Every teacher has been there.
It’s your first day teaching in a classroom, and when you ask for guidance someone tells you very vaguely to “just teach them.”
“What does that even mean?” you ask yourself as you start to panic. It’s like they just want them to start speaking English, but how?
Then there’s the second scenario that most teachers have endured. A few weeks—or perhaps months or years—have gone by, you’re getting the hang of this ESL teaching gig but then what was once working so well stops working. What was once fresh is now stale. What was once a factory of ideas you had in your mind has closed down.
“Oh no! What do I do now?” you ask yourself as you’re already panicking. “I have a full week of classes starting on Monday!”
If you’re new to teaching ESL classrooms, these may sound like some of those scary “it could happen to you” stories that you hear about with teenagers who take recreational drugs. But don’t fear, because (1) it isn’t all that painful and (2) I’m here for you.
I was once in both situations, totally dry on ideas, but I found a way out of them. That’s why I’m here today to give you a leg up by sharing my own personal classroom ideas.
Today I’ll present a bunch of great ideas that you can use to ensure a dynamic classroom environment, a consistent flow of ideas and a sense of security for you and your students. You’ll rest assured knowing that the worst case scenario you think may happen won’t ever be as bad as you thought.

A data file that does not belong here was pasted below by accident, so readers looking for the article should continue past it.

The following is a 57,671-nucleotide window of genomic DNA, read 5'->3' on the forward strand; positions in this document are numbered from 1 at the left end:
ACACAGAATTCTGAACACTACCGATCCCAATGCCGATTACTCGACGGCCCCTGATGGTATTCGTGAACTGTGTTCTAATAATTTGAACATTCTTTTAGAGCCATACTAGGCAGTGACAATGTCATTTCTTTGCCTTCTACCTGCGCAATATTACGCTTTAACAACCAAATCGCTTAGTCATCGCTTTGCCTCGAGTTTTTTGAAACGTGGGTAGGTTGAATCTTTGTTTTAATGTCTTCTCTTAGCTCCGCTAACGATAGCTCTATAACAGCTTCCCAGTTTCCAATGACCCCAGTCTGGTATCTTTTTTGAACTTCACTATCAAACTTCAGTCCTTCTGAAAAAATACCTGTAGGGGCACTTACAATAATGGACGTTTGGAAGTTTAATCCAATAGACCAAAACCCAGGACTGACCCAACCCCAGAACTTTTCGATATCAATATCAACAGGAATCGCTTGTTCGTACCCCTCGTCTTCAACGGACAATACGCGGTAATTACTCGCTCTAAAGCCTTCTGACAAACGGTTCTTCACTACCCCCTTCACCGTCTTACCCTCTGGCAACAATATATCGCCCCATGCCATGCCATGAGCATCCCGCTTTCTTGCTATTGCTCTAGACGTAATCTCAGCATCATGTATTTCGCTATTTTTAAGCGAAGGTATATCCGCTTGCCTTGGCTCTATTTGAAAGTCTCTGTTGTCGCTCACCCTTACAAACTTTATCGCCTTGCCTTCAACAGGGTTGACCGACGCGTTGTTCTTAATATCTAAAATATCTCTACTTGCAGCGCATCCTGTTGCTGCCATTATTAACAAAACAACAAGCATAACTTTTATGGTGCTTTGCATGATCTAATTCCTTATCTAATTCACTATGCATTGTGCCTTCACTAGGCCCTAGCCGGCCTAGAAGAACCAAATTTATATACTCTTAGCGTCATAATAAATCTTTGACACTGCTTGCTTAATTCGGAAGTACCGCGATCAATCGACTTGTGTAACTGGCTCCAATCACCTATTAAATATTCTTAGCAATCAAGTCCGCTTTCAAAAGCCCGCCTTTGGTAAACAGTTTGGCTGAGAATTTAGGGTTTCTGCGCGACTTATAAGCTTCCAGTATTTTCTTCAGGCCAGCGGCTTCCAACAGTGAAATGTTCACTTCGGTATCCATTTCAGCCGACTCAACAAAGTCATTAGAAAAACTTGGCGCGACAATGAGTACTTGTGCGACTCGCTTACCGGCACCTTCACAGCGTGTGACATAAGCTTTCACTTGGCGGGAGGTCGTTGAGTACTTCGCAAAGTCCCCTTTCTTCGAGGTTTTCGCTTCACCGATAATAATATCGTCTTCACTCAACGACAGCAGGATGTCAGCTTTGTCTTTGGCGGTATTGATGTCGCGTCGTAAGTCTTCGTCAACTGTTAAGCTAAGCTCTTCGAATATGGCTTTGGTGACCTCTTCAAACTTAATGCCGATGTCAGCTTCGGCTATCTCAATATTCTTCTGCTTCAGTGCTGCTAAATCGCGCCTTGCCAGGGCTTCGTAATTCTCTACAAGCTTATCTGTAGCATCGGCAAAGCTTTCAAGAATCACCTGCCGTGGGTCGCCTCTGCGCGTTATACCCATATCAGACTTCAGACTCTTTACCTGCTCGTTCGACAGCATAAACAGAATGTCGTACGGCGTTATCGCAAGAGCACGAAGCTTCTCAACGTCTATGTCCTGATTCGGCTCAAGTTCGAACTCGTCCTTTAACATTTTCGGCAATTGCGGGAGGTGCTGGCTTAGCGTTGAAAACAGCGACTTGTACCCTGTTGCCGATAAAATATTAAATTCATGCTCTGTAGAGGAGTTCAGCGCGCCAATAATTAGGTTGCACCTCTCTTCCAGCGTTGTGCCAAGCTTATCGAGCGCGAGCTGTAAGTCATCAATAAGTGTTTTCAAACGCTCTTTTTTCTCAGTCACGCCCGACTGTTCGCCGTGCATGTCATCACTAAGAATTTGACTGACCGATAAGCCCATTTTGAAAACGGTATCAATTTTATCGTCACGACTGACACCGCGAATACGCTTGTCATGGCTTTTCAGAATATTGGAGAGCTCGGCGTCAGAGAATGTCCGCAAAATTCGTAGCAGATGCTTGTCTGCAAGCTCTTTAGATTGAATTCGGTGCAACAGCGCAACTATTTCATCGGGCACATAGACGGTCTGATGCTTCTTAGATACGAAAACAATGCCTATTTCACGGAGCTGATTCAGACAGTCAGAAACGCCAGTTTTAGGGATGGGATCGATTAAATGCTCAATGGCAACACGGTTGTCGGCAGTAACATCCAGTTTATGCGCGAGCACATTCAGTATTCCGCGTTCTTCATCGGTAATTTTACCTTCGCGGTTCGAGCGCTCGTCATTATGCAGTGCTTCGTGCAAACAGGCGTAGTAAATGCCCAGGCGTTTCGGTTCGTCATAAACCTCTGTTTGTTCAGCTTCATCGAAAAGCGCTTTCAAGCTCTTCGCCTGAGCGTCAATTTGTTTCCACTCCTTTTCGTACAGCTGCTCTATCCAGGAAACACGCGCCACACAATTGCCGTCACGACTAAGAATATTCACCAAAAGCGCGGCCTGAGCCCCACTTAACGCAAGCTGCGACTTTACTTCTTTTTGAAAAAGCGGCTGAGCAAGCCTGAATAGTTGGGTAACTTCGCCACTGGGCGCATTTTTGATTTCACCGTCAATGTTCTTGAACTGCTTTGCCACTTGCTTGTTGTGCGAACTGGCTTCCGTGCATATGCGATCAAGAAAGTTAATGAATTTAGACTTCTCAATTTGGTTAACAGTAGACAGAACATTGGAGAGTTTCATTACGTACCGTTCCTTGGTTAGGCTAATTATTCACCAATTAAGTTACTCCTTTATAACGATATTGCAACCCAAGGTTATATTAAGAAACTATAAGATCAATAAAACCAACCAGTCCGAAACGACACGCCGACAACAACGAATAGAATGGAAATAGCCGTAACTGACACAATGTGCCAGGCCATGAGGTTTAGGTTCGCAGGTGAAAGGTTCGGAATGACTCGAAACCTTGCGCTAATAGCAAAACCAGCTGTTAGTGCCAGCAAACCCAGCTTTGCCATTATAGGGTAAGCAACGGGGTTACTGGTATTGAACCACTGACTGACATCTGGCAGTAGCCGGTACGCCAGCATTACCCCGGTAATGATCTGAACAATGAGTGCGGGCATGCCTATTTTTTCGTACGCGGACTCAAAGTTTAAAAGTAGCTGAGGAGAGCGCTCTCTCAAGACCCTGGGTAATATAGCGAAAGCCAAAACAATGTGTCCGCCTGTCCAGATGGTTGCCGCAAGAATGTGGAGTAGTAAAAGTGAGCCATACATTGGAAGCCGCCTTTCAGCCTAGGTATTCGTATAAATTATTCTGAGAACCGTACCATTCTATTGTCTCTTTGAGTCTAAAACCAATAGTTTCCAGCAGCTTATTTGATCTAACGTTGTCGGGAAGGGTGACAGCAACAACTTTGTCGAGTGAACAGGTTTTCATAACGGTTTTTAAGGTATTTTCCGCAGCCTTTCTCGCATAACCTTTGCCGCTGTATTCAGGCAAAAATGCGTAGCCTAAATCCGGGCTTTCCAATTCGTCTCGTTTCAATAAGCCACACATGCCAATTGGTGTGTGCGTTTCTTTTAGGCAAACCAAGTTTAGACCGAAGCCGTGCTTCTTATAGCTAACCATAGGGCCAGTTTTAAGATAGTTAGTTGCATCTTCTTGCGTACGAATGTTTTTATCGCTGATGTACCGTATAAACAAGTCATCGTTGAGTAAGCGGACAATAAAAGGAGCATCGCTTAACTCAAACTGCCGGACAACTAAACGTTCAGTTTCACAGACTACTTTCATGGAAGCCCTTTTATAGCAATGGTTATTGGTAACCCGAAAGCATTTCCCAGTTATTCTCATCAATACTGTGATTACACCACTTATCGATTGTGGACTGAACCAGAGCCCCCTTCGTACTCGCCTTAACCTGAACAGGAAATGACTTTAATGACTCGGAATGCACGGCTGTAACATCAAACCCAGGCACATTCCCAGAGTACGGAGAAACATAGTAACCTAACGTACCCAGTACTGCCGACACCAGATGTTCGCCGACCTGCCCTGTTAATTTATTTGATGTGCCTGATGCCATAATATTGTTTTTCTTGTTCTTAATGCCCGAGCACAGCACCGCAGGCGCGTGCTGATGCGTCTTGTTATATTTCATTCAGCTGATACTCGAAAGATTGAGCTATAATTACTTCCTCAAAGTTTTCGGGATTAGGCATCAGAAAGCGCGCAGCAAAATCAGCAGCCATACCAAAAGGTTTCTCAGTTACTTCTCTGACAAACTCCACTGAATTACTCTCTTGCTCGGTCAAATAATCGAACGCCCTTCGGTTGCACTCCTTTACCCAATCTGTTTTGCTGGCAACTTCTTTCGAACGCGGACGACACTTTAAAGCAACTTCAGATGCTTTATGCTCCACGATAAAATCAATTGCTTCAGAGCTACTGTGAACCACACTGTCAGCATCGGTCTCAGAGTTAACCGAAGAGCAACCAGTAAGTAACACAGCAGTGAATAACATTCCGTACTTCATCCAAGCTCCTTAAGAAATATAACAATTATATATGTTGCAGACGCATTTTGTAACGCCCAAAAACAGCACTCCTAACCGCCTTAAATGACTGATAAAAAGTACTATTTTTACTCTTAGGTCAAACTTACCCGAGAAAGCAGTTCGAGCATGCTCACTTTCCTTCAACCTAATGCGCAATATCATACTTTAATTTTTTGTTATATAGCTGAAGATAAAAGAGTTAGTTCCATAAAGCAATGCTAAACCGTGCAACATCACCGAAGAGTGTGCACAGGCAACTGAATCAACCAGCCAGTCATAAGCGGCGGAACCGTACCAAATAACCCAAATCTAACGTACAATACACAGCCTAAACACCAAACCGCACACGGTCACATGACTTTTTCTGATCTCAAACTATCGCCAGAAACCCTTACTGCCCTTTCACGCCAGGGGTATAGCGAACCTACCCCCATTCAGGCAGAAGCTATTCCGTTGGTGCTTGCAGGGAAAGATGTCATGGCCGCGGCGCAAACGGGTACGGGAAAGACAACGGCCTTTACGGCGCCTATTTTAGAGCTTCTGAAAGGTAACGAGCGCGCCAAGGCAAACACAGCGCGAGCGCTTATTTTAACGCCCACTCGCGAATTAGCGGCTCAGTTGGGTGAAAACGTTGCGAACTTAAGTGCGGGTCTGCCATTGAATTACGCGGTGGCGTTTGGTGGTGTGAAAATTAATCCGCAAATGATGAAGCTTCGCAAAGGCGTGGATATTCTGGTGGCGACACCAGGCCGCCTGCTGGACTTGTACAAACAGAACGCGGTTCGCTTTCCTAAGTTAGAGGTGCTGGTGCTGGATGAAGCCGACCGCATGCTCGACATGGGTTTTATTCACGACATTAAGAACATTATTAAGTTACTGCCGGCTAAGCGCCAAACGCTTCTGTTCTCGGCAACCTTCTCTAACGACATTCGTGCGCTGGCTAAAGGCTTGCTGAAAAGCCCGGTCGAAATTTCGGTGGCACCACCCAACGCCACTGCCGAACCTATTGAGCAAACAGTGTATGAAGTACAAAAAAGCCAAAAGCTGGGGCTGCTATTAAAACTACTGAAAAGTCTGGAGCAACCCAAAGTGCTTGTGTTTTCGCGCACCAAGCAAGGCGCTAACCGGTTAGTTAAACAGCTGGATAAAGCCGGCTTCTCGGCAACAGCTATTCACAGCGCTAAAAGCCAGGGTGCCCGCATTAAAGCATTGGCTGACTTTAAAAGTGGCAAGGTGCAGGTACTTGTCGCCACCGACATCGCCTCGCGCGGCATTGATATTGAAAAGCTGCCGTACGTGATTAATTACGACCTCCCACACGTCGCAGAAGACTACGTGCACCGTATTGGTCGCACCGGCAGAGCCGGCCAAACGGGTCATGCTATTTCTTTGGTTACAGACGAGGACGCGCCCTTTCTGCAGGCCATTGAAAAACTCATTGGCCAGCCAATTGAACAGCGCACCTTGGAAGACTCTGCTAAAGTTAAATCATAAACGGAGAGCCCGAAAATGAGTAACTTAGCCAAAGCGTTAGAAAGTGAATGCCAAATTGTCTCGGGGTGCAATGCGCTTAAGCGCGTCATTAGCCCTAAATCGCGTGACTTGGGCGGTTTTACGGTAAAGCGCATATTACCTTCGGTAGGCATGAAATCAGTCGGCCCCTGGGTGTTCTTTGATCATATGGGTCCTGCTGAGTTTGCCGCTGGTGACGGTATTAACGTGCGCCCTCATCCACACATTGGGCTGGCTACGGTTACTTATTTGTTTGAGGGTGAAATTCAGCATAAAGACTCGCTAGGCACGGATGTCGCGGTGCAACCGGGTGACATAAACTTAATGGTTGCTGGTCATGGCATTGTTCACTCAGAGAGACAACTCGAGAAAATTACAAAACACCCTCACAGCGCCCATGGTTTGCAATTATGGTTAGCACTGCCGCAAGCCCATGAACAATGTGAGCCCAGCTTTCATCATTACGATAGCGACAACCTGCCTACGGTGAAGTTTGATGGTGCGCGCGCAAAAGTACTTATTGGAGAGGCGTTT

Everyone starts off as a beginner and nobody in the teaching game never needed help. Everyone needs a hand sooner or later. True story.
Some of these ideas are activities that are adaptable in all aspects of teaching, while others are practices that could be used to supplement other activities. Feel free to make these the main events of your classes, fill in the odd spaces in your lessons with them or keep them on the back burner for a what-do-I-do-now emergency.
7 Bright Ideas to Freshen Up Any ESL Classroom
One quick note before we get started! After the discussion of each classroom idea, I’ve laid out some FAQs about trying it out with your students.
1. Play the basketball review game
Thanks to the ever-growing popularity of basketball, the simple game of throwing a ball into a hoop can be turned into a fun, educational review game for all ages and all skill levels. Kids love it, girls and boys alike, especially when teams are involved and the score gets close. I shall explain.
1. Create a ball out of rolled up newspaper or buy a cheap one.
2. Get a basket, or use the trash can if it’s big enough.
3. Divide the class into at least two teams (or more, depending on the class size).
4. Ask review questions from the book (or ones you’ve made up on your own) to a student on each team. Regardless, the students must speak and answer correctly.
5. Once the student has answered correctly, they’re then able to shoot. They can go for two points (standing near the basket) or three points (slightly farther away). If they make it, they get points. If not, then move on to the next team/student.
This is a very simple yet effective game because everybody gets a turn and everybody speaks. Be sure to enforce some rules of your own, too. For example, if students try to speak when another student is answering a question, they get points off or don’t get to shoot. This game can be used for review, as it does a great job of getting students speaking and putting their knowledge into action.
You could even make them speak to each other and then shoot. Since you always want to end on a high note, I also recommend this game if you have some time left and want to end the class with a fun review session.
Q: My kids are too old/young to be playing basketball. What else could I do?